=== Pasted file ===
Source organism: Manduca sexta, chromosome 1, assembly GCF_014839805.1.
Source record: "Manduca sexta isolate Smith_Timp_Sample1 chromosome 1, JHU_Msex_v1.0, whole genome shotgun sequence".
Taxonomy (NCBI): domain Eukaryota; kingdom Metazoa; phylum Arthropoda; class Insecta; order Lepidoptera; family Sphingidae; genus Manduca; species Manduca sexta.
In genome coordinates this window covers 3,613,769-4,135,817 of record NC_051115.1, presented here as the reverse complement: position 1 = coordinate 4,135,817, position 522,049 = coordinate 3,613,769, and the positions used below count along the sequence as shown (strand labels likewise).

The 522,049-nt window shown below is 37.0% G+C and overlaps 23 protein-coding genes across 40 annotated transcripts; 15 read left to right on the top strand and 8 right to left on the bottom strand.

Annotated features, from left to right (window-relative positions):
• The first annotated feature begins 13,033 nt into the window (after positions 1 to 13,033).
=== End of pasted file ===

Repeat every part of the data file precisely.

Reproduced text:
Source organism: Manduca sexta, chromosome 1, assembly GCF_014839805.1.
Source record: "Manduca sexta isolate Smith_Timp_Sample1 chromosome 1, JHU_Msex_v1.0, whole genome shotgun sequence".
Taxonomy (NCBI): domain Eukaryota; kingdom Metazoa; phylum Arthropoda; class Insecta; order Lepidoptera; family Sphingidae; genus Manduca; species Manduca sexta.
In genome coordinates this window covers 3,613,769-4,135,817 of record NC_051115.1, presented here as the reverse complement: position 1 = coordinate 4,135,817, position 522,049 = coordinate 3,613,769, and the positions used below count along the sequence as shown (strand labels likewise).

The 522,049-nt window shown below is 37.0% G+C and overlaps 23 protein-coding genes across 40 annotated transcripts; 15 read left to right on the top strand and 8 right to left on the bottom strand.

Annotated features, from left to right (window-relative positions):
• The first annotated feature begins 13,033 nt into the window (after positions 1 to 13,033).